19. Does it work? Mostly, but only if you can handle what is now commonly called "edge." [29 Jan 1999]
    • Boston Globe
  20. If someone turns down the volume, ''Out of Practice" has the potential to become a likable, if conventional, sitcom.
  21. It strikes me as simply more of the same overwrought drama that we left by the side of the road in 2010, with a few returning characters--most notably Jack Coleman’s Noah Bennet--and a bunch of newcomers, none of whom is quite as charming as the young evos (evolved humans) from the first series, such as Hiro.
  22. Instead of breaking new ground, Crusoe falls back on hokey Saturday matinee swashbuckling, a treasure map, explosions, and jungle sets with fake torches that invite you to look for "Survivor" host Jeff Probst around the next boulder.
  23. A neatly conceived show that borrows from sources like Joseph Conrad's "The Heart of Darkness" and George Orwell's "1984." The plot is hard to summarize thoroughly - you'd need an instruction manual for that - but it unfolds easily on screen. [8 Oct 1999, p.D12]
    • Boston Globe
  24. Househusbands of Hollywood is a lot more real than I expected it to be.
  25. Jewel is a bit of a host-and-judge-bot, delivering her lines with a steely stiffness, but DioGuardi is usually worth listening to....Platinum Hit has a few flaws. The casting is far too predictable. All the songwriters are pretty and, with one or two notable exceptions, pushy.
  26. The results are derivative, but they could have been worse. [9 Jan 1996]
    • Boston Globe
  27. These guys come up with twisted shorts and one longer and even more twisted feature per episode, some of them actual man-on-the-street interviews, some of them scripted, and most of them funny.
  28. Even the actors seem grudging as they play their predictable parts. They never succeed in creating a sense of ensemble, enabling us to feel how these characters have known one another for decades.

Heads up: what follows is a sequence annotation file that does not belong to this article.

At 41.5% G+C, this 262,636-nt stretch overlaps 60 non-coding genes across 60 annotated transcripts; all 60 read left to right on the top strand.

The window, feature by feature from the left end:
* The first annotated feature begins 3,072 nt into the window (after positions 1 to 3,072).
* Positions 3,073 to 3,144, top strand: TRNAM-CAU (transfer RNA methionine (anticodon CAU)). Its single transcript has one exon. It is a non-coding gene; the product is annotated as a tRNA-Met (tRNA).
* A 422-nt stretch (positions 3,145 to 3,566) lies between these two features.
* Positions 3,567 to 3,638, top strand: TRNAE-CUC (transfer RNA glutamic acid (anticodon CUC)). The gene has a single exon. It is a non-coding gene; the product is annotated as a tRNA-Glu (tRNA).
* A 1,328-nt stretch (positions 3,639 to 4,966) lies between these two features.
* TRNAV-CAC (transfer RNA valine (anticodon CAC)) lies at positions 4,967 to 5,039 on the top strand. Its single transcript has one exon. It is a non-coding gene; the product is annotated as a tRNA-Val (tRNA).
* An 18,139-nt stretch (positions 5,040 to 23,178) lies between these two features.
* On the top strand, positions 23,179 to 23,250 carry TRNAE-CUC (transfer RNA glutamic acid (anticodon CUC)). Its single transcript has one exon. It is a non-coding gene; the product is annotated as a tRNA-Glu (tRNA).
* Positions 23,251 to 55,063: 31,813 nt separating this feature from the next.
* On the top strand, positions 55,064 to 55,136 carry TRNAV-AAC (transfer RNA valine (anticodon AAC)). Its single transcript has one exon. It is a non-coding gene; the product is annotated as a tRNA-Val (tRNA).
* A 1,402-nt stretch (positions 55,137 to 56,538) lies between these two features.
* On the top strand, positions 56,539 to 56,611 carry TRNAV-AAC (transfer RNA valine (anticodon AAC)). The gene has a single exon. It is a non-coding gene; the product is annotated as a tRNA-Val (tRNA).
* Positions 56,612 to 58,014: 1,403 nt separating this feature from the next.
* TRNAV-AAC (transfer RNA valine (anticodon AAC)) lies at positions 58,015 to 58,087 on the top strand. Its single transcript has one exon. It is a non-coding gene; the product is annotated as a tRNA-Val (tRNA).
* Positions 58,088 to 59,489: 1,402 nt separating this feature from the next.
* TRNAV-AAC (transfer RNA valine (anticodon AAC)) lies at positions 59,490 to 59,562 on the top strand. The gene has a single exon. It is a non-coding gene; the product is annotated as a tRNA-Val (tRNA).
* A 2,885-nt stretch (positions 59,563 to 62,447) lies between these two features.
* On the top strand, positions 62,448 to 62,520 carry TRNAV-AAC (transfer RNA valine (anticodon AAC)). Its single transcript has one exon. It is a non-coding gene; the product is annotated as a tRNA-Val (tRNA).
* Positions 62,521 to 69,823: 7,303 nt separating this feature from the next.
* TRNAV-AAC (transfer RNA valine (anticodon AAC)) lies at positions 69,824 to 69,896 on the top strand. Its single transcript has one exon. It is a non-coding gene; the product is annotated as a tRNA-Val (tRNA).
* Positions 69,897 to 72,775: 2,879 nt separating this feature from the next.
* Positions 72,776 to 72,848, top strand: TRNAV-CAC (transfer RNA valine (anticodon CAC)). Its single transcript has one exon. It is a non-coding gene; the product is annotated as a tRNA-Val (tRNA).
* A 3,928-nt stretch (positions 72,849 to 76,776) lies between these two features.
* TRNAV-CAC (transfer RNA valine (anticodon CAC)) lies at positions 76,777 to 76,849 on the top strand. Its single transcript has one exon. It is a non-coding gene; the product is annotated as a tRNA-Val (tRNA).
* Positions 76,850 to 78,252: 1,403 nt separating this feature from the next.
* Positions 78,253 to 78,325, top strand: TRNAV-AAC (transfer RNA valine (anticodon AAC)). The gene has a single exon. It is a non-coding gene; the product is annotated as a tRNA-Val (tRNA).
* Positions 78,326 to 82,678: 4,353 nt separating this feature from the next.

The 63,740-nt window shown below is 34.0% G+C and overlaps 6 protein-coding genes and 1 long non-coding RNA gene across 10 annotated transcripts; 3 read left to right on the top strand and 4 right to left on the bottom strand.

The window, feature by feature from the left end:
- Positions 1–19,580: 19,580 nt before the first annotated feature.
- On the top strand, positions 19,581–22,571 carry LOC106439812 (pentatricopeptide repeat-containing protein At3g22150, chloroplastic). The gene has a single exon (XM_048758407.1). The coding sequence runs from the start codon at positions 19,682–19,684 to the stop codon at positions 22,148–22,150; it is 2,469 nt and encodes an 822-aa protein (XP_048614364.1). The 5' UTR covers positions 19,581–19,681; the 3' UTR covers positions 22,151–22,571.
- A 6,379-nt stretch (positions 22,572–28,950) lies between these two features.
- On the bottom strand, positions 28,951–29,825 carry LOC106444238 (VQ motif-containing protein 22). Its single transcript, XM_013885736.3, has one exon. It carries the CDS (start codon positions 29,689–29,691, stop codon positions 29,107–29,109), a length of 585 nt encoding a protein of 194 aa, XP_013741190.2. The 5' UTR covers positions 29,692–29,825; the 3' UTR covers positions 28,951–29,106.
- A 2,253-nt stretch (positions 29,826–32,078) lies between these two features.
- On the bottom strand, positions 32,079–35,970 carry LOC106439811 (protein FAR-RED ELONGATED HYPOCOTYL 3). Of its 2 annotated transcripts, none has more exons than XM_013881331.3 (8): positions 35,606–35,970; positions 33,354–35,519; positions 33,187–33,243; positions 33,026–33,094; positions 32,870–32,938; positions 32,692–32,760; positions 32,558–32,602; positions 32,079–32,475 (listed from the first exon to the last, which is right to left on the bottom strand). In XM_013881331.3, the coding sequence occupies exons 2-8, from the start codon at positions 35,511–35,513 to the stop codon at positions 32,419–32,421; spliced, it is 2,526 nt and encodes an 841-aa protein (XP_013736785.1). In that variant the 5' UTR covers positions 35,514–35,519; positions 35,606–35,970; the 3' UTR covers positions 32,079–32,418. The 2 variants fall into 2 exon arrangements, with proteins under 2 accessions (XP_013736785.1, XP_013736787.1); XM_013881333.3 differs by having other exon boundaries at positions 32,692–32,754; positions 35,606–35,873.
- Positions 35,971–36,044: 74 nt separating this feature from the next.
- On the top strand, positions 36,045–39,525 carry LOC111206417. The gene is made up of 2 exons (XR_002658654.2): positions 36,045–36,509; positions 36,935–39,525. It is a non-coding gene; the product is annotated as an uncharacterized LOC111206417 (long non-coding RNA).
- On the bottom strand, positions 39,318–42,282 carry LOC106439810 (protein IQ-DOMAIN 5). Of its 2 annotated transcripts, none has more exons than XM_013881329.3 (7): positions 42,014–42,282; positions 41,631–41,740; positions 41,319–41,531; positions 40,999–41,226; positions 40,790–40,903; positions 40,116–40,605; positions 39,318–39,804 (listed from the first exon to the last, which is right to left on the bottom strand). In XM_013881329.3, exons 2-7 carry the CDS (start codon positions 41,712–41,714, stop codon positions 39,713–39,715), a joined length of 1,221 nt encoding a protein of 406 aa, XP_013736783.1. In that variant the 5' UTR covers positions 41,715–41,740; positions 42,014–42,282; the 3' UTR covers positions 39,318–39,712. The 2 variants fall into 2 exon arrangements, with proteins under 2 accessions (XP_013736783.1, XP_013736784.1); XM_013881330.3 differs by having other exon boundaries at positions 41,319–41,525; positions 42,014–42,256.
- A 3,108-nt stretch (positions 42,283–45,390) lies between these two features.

29. Just as Lopez struggles to balance his loyalties, so does Gang Related struggle to bring fresh energy to the formula.
  30. The raunchy comedy on The League had me laughing out loud a few times, but mostly I felt as though I’d seen it all done better before.
  31. As much as I like Parker and Kudrow and the subjects of later episodes such as Susan Sarandon and Spike Lee, I’m not sure I like them enough to care about their long-gone ancestors. It’s primarily when the stars’ family trees overlap with history--the Holocaust, for example, in Kudrow’s case--that the show feels like something more than Hollywood self-indulgence.
  32. There are glimmers of hope for season two.
  33. There's absolutely no texture in the world of Rookie Blue, no effort to make it seem like anything more than a routine hour of TV.
  34. Almost none of the characters is particularly likable - unless he or she is angling for something. What's refreshing about Sex and the City is that it pushes to a darkly comic extreme the situations that already fuel the many urban-singles sitcoms on network TV, particularly those with female leads like "Suddenly Susan" and "Caroline in the City." More social satire than sitcom, it looks openly at relationships steeped in ambivalence, fear, and the games people play. [6 Jun 1998, p.C6]
    • Boston Globe
  35. StartUp takes its three leads--along with Martin Freeman’s morally compromised FBI agent, whose hunt for the missing money is fueled by personal greed more than professional determination--and strands them in a swamp of sweaty sex scenes (there are three in the first third of the premiere alone) and unnecessary, over-the-top action set-pieces.
  36. The cases themselves are weakly constructed, with more holes than a box of doughnuts.